I am provoked to write by Dreher’s article of March 1 of this year (2017) called “The Liturgies Of Secular Democracy.” This consists mostly of quotations from “a terrific, provocative, and intelligent e-mail from an Australian reader.” According to the nameless reader,

The liberal-democratic order is founded on suspending the question of whether God exists or not (and has authority over human life) and relegating that to the level of personal opinion. This means that democracy itself functions as though atheism is metaphysically true—there is no God whose demands on people must be embraced—but gives people the freedom to shape their own lives around theism (or deism, or polytheism etc). In the short term this is a great solution to the problem of religious wars, by simply punting ultimate questions of morality and metaphysics and seeking to create a society where people can live together despite deep differences.

The problem is that this arrangement is unstable for two reasons. First, living in a western democracy catechizes people into practical atheism…

Second, as democracy goes on its horizons are increasingly limited to the individual and the state…

Every social arrangement is unstable: it requires work to maintain. Far from being atheist, democracy allows deity to do its own work, unhindered by civil authority. But the unnamed writer seems not to trust deity to be able to do this work. He says democracy gives people the freedom to shape their lives. Does not democracy give deity (or Godhead) the freedom to shape lives?

Jesus of Nazareth is the deity of Christians, and in the Sermon on the Mount he preached, in Matthew, Chapter 5:

38 Ye have heard that it hath been said, An eye for an eye, and a tooth for a tooth:

39 But I say unto you, That ye resist not evil: but whosoever shall smite thee on thy right cheek, turn to him the other also.

40 And if any man will sue thee at the law, and take away thy coat, let him have thy cloak also.

41 And whosoever shall compel thee to go a mile, go with him twain.

42 Give to him that asketh thee, and from him that would borrow of thee turn not thou away.

43 Ye have heard that it hath been said, Thou shalt love thy neighbour, and hate thine enemy.

44 But I say unto you, Love your enemies, bless them that curse you, do good to them that hate you, and pray for them which despitefully use you, and persecute you;

45 That ye may be the children of your Father which is in heaven: for he maketh his sun to rise on the evil and on the good, and sendeth rain on the just and on the unjust.

46 For if ye love them which love you, what reward have ye? do not even the publicans the same?

47 And if ye salute your brethren only, what do ye more than others? do not even the publicans so?

48 Be ye therefore perfect, even as your Father which is in heaven is perfect.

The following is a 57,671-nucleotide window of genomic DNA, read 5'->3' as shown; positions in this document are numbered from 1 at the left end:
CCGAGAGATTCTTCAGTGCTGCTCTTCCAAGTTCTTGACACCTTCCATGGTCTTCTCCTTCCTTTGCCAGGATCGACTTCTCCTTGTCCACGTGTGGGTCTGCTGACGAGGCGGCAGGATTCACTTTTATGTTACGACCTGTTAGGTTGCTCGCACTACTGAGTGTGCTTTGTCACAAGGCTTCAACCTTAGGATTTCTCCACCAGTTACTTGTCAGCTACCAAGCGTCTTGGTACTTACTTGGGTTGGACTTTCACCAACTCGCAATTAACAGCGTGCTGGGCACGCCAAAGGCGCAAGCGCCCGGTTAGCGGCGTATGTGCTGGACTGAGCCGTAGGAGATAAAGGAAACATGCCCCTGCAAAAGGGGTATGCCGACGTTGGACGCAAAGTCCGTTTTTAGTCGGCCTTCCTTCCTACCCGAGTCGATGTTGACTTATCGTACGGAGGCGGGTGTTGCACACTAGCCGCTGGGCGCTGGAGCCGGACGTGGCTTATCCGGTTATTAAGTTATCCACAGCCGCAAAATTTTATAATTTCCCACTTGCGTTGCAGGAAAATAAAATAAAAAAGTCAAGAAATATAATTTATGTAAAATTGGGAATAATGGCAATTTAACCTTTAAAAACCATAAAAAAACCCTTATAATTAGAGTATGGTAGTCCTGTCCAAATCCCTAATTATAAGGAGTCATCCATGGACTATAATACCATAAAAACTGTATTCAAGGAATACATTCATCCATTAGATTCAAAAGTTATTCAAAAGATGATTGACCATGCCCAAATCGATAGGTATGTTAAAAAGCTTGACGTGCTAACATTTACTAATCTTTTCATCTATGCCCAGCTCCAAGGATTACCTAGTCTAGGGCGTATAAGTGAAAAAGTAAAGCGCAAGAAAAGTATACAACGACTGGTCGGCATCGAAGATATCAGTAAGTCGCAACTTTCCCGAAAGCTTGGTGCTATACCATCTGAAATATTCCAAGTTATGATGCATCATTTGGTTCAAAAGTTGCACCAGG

By Plato’s account, the Athenian democracy put Socrates to death for not respecting its own gods; thus, it would seem, the Athenian democracy was not a liberal one. The American democracy may tell you to put up with immigrants, or gay people; at least it may have started to do this in the past; but whether you were going to love those people, as Jesus urged, was always up to you—or to the spirit in you.

America was settled by people who sought Dreher’s “Benedict Option,” but could not realize it elsewhere. The Puritans of the Massachusetts Bay Colony are considered in “The Benedict Option, New England Edition” (by one Agnes R. Howard, in Patheos). How many other American colonies were formed by religious groups, to whose ideas European authorities were hostile? Maryland was intended for Catholics; the Fundamental Constitutions of Carolina gave liberty to “Jews, heathens, and other dissenters from the purity of Christian religion” (though not to slaves); Lutheran Pietists formed the Amana colonies.

The freedom to form theocracies within the United States is not absolute. The Mormons had to give up on polygamy, at least officially. I don’t know if this is a problem for Dreher. In his FAQ, he recognizes, along with Hillary Clinton:

It really does take a village to raise a child. That is, we learn who we are and who we are called to be in large part through our communities and their institutions.

Does Dreher want the freedom to choose his community and to work for the institutions he believes in? Such freedom will never be absolute; but it is a freedom that liberal democracy is founded on.

The reader and writer whom Dreher quotes in “The Liturgies Of Secular Democracy” is responding to a review of Dreher’s book by Elizabeth Stoker Bruenig. Bruenig is confused by Dreher’s specific choice of Benedict as the source of his proposed rule,

given that Dreher quit the Roman Catholic Church in the early 2000s amidst the unfolding of the sex abuse crisis to join the Orthodox Church.

Bruenig does not make the following observation, though perhaps it is implicit: If Dreher were not living in a liberal democracy, he might have had more difficulty in changing his church than he did in the moral struggle he describes in his own account.